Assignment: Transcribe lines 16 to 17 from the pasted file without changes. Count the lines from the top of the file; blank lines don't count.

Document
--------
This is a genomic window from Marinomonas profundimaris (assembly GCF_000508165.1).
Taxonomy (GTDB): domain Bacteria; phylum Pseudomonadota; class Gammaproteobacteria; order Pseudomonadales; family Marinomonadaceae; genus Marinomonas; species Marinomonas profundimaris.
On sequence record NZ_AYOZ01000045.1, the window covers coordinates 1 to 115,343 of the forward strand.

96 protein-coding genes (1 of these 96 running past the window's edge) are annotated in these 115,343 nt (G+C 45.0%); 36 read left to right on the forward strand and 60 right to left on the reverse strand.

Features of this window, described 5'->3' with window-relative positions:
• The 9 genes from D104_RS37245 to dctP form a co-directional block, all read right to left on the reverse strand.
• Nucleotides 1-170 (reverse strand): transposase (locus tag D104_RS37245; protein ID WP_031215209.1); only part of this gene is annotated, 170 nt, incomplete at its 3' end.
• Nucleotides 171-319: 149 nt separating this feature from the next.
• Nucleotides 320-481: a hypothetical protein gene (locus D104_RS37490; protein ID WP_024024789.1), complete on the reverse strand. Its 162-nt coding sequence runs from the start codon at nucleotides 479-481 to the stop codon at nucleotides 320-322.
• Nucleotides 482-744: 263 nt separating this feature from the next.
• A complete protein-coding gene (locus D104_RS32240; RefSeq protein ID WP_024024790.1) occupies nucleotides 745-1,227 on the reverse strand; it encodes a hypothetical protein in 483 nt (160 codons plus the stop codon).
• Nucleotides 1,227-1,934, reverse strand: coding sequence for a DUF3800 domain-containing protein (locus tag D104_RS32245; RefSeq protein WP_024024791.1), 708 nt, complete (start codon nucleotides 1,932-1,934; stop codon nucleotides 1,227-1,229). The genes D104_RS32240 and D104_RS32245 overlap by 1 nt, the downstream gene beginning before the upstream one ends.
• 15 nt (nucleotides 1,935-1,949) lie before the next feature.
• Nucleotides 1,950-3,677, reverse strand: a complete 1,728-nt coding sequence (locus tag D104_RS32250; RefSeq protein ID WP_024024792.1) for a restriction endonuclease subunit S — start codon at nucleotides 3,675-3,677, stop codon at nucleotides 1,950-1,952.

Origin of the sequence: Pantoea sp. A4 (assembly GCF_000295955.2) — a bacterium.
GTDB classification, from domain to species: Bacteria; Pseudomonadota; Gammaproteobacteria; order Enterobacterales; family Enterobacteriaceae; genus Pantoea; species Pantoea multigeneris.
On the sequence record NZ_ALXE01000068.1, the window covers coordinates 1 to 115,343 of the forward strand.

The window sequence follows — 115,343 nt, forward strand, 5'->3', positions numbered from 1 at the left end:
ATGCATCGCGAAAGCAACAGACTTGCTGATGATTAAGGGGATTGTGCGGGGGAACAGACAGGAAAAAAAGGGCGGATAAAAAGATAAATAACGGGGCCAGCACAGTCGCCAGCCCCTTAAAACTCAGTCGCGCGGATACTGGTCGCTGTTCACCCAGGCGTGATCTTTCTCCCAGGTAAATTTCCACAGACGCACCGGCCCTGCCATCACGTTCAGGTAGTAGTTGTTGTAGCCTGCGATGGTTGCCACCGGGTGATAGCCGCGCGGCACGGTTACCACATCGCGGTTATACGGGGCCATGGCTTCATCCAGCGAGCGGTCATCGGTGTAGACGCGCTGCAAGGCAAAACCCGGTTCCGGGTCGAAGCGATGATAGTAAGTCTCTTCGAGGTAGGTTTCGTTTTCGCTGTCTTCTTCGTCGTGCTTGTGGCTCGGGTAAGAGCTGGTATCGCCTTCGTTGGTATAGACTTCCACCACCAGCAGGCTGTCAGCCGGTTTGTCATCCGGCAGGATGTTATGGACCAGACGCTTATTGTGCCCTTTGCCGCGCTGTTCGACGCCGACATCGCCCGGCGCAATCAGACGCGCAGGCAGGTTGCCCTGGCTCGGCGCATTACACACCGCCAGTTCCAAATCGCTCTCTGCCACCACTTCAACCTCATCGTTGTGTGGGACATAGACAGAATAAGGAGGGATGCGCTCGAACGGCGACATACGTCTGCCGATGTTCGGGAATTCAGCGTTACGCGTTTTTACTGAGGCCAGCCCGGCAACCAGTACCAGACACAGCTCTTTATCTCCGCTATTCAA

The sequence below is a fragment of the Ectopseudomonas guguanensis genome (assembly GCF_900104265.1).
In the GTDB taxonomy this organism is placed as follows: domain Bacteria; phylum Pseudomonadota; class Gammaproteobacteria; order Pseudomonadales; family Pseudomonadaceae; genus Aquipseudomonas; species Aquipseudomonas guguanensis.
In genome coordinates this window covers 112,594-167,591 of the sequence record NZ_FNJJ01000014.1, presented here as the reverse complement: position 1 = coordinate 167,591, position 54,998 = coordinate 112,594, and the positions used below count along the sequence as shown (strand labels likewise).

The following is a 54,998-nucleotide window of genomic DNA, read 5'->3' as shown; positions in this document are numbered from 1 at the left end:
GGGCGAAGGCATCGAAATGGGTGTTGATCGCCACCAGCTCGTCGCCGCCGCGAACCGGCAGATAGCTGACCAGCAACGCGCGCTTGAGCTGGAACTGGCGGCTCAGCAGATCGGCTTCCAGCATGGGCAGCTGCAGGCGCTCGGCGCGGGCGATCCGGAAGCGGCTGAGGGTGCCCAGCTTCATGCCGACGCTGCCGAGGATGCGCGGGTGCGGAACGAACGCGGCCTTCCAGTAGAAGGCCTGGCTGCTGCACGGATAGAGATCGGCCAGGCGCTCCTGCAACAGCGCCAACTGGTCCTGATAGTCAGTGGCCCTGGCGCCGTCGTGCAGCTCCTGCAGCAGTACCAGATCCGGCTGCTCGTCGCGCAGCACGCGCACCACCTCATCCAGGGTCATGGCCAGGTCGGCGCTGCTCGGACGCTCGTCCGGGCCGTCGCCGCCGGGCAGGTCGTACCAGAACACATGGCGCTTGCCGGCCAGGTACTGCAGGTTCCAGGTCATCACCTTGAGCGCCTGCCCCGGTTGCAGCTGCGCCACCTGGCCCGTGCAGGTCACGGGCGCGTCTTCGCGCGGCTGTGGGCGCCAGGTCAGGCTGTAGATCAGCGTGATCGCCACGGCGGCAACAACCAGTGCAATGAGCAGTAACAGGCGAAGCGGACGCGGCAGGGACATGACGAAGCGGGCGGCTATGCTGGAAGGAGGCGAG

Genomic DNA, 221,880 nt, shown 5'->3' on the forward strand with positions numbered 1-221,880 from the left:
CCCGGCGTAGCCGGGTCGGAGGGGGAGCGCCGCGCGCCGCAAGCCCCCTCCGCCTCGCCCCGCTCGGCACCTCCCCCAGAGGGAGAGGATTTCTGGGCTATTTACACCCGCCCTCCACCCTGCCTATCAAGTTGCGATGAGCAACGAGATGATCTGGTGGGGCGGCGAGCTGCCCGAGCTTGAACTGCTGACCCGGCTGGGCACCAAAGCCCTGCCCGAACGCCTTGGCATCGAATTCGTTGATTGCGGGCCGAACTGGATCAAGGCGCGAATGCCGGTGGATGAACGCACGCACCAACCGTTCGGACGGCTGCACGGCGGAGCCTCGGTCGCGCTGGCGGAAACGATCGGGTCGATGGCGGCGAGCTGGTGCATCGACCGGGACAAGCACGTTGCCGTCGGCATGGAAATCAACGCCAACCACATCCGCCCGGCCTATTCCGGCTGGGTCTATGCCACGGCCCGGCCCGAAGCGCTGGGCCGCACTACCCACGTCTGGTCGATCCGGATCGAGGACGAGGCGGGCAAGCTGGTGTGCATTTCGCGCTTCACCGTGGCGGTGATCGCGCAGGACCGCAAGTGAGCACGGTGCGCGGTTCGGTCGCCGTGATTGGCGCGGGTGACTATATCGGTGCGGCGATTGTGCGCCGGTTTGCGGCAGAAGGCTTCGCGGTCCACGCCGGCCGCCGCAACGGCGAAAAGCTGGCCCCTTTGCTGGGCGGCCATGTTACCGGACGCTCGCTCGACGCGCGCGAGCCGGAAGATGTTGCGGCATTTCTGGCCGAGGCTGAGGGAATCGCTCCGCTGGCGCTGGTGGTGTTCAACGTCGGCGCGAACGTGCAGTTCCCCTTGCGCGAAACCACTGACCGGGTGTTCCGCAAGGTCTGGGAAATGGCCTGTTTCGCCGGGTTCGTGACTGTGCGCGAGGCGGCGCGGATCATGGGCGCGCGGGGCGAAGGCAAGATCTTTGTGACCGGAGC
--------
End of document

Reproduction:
GTDB classification, from domain to species: Bacteria; Pseudomonadota; Gammaproteobacteria; order Enterobacterales; family Enterobacteriaceae; genus Pantoea; species Pantoea multigeneris.
On the sequence record NZ_ALXE01000068.1, the window covers coordinates 1 to 115,343 of the forward strand.